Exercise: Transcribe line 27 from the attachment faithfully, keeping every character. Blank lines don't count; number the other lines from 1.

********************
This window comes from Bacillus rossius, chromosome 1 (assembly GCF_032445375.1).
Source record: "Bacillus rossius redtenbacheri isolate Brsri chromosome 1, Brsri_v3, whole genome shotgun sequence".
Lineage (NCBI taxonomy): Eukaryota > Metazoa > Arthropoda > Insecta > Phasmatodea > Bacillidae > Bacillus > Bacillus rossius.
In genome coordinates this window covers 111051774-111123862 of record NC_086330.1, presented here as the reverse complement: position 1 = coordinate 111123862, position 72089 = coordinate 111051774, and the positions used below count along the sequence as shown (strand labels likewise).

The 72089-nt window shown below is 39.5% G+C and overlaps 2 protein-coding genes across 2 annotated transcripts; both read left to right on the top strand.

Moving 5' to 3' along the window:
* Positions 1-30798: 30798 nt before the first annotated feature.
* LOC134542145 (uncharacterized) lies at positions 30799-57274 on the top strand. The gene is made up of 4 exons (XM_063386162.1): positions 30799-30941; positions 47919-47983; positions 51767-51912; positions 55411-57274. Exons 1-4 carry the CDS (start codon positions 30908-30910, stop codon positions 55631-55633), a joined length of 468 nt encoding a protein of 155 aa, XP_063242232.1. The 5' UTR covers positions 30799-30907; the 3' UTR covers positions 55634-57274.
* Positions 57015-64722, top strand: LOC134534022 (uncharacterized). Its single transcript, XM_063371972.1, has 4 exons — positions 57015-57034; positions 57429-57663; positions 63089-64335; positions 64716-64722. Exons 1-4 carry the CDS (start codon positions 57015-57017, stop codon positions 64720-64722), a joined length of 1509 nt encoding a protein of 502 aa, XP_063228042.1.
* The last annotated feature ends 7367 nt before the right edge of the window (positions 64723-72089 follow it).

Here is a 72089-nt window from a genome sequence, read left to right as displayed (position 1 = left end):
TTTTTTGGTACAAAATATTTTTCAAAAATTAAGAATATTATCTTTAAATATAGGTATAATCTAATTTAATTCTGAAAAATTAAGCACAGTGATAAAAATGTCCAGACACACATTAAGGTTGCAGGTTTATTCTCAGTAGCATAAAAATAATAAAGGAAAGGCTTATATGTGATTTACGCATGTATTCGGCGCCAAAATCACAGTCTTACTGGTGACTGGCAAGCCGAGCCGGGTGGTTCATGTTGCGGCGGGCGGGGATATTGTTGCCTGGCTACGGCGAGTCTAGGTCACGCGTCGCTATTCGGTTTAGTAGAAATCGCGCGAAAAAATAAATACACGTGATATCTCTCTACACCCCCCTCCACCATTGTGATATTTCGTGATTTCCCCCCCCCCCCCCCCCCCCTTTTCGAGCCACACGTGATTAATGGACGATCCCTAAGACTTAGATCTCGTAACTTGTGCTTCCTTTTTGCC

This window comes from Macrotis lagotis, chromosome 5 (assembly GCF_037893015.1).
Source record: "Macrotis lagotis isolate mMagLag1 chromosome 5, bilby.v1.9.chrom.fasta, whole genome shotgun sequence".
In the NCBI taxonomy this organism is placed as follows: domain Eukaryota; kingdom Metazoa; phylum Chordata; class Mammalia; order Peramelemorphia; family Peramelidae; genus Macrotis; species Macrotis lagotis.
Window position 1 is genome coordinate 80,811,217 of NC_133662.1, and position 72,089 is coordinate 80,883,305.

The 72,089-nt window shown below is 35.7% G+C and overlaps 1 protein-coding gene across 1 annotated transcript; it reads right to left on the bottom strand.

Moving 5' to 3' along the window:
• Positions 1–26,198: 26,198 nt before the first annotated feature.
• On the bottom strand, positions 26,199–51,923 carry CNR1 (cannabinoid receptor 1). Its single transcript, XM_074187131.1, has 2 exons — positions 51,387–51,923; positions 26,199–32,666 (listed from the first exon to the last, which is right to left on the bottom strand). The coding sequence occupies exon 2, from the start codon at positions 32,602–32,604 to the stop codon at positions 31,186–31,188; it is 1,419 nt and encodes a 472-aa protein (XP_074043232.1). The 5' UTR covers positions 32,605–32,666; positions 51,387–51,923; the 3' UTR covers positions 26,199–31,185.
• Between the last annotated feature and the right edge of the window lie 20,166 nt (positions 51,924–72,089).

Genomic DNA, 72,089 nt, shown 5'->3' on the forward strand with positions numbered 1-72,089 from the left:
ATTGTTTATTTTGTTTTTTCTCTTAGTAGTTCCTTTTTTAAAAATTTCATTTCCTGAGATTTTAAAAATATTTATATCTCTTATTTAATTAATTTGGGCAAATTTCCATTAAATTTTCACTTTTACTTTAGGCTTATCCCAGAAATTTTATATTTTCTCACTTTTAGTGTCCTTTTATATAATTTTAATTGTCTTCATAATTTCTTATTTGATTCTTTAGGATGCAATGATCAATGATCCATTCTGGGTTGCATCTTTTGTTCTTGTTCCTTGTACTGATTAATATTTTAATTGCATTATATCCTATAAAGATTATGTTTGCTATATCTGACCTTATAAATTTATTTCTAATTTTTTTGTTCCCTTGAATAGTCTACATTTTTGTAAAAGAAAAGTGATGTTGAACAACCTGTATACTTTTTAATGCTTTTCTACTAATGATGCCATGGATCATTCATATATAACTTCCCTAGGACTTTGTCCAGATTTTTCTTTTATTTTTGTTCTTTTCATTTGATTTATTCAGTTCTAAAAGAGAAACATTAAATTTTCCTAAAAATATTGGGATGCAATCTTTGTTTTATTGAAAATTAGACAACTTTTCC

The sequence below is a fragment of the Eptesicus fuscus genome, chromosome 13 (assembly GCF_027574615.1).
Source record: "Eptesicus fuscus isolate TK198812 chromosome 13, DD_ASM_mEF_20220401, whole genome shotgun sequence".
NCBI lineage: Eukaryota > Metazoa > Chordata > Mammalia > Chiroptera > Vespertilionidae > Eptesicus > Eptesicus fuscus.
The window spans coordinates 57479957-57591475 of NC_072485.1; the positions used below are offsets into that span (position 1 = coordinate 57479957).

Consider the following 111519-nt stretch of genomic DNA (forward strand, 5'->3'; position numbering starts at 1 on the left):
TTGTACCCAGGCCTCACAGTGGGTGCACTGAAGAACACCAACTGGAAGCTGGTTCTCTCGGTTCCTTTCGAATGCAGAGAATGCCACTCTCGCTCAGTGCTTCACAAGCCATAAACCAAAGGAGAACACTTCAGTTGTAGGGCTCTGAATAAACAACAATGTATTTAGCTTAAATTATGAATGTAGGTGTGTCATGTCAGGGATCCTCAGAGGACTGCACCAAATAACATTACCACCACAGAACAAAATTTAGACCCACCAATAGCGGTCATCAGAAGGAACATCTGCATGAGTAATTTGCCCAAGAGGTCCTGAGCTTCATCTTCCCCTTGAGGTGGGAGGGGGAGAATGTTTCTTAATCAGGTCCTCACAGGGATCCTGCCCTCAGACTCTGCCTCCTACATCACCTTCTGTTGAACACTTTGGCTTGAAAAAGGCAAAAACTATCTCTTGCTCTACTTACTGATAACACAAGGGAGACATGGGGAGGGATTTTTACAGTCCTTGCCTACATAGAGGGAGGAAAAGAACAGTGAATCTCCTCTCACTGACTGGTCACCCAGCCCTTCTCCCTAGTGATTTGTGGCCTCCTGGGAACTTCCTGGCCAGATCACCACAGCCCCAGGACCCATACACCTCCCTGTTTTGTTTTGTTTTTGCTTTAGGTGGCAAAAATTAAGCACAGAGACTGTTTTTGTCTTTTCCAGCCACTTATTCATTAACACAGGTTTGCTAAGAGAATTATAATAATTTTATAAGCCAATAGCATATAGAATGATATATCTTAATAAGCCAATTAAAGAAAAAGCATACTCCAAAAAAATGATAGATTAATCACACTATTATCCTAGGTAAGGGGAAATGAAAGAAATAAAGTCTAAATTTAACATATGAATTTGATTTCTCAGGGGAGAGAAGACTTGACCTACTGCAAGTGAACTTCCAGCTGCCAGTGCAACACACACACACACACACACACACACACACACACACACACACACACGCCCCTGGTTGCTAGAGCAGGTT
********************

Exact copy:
The window spans coordinates 57479957-57591475 of NC_072485.1; the positions used below are offsets into that span (position 1 = coordinate 57479957).